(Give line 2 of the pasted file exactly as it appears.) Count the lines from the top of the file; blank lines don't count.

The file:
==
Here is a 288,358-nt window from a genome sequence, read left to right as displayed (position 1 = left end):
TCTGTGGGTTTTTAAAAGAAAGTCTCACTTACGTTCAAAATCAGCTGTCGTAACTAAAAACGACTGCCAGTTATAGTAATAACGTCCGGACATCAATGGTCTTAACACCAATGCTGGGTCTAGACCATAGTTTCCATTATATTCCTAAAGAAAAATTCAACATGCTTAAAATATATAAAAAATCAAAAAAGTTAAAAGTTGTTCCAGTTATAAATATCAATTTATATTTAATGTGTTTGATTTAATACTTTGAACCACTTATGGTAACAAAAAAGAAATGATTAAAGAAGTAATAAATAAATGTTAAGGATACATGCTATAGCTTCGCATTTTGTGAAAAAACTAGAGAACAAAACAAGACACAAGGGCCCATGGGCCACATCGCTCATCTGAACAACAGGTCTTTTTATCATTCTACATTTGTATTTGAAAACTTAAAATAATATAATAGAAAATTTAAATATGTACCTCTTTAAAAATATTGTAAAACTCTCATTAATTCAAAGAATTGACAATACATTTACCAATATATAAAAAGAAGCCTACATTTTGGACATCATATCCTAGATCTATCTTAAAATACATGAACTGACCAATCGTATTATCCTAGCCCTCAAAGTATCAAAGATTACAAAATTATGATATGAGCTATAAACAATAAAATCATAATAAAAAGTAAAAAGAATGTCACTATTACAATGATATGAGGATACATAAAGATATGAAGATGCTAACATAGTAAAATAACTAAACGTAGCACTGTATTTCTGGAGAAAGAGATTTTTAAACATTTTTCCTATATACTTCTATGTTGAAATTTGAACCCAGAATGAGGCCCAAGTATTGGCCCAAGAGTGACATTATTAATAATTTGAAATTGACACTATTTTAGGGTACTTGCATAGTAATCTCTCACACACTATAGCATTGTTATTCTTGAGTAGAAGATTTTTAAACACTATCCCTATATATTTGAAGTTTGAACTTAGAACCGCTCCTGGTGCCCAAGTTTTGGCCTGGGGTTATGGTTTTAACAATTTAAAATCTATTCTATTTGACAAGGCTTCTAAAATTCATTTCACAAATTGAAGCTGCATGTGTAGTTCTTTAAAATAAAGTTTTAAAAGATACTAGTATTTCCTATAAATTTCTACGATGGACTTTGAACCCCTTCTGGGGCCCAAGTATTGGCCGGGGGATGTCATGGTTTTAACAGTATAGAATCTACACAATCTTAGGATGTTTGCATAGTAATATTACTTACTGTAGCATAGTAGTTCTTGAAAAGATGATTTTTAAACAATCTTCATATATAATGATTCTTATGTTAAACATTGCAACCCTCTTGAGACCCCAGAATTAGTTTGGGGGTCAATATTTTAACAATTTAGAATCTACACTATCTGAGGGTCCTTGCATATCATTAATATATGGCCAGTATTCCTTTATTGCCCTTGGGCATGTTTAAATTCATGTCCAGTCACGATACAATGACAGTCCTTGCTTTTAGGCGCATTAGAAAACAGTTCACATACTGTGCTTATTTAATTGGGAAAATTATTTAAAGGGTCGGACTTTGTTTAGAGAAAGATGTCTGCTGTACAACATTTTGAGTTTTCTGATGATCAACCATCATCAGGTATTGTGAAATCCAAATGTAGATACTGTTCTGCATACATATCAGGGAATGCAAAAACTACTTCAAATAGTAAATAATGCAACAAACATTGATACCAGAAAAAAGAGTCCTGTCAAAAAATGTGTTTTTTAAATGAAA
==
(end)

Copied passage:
TCTGTGGGTTTTTAAAAGAAAGTCTCACTTACGTTCAAAATCAGCTGTCGTAACTAAAAACGACTGCCAGTTATAGTAATAACGTCCGGACATCAATGGTCTTAACACCAATGCTGGGTCTAGACCATAGTTTCCATTATATTCCTAAAGAAAAATTCAACATGCTTAAAATATATAAAAAATCAAAAAAGTTAAAAGTTGTTCCAGTTATAAATATCAATTTATATTTAATGTGTTTGATTTAATACTTTGAACCACTTATGGTAACAAAAAAGAAATGATTAAAGAAGTAATAAATAAATGTTAAGGATACATGCTATAGCTTCGCATTTTGTGAAAAAACTAGAGAACAAAACAAGACACAAGGGCCCATGGGCCACATCGCTCATCTGAACAACAGGTCTTTTTATCATTCTACATTTGTATTTGAAAACTTAAAATAATATAATAGAAAATTTAAATATGTACCTCTTTAAAAATATTGTAAAACTCTCATTAATTCAAAGAATTGACAATACATTTACCAATATATAAAAAGAAGCCTACATTTTGGACATCATATCCTAGATCTATCTTAAAATACATGAACTGACCAATCGTATTATCCTAGCCCTCAAAGTATCAAAGATTACAAAATTATGATATGAGCTATAAACAATAAAATCATAATAAAAAGTAAAAAGAATGTCACTATTACAATGATATGAGGATACATAAAGATATGAAGATGCTAACATAGTAAAATAACTAAACGTAGCACTGTATTTCTGGAGAAAGAGATTTTTAAACATTTTTCCTATATACTTCTATGTTGAAATTTGAACCCAGAATGAGGCCCAAGTATTGGCCCAAGAGTGACATTATTAATAATTTGAAATTGACACTATTTTAGGGTACTTGCATAGTAATCTCTCACACACTATAGCATTGTTATTCTTGAGTAGAAGATTTTTAAACACTATCCCTATATATTTGAAGTTTGAACTTAGAACCGCTCCTGGTGCCCAAGTTTTGGCCTGGGGTTATGGTTTTAACAATTTAAAATCTATTCTATTTGACAAGGCTTCTAAAATTCATTTCACAAATTGAAGCTGCATGTGTAGTTCTTTAAAATAAAGTTTTAAAAGATACTAGTATTTCCTATAAATTTCTACGATGGACTTTGAACCCCTTCTGGGGCCCAAGTATTGGCCGGGGGATGTCATGGTTTTAACAGTATAGAATCTACACAATCTTAGGATGTTTGCATAGTAATATTACTTACTGTAGCATAGTAGTTCTTGAAAAGATGATTTTTAAACAATCTTCATATATAATGATTCTTATGTTAAACATTGCAACCCTCTTGAGACCCCAGAATTAGTTTGGGGGTCAATATTTTAACAATTTAGAATCTACACTATCTGAGGGTCCTTGCATATCATTAATATATGGCCAGTATTCCTTTATTGCCCTTGGGCATGTTTAAATTCATGTCCAGTCACGATACAATGACAGTCCTTGCTTTTAGGCGCATTAGAAAACAGTTCACATACTGTGCTTATTTAATTGGGAAAATTATTTAAAGGGTCGGACTTTGTTTAGAGAAAGATGTCTGCTGTACAACATTTTGAGTTTTCTGATGATCAACCATCATCAGGTATTGTGAAATCCAAATGTAGATACTGTTCTGCATACATATCAGGGAATGCAAAAACTACTTCAAATAGTAAATAATGCAACAAACATTGATACCAGAAAAAAGAGTCCTGTCAAAAAATGTGTTTTTTAAATGAAA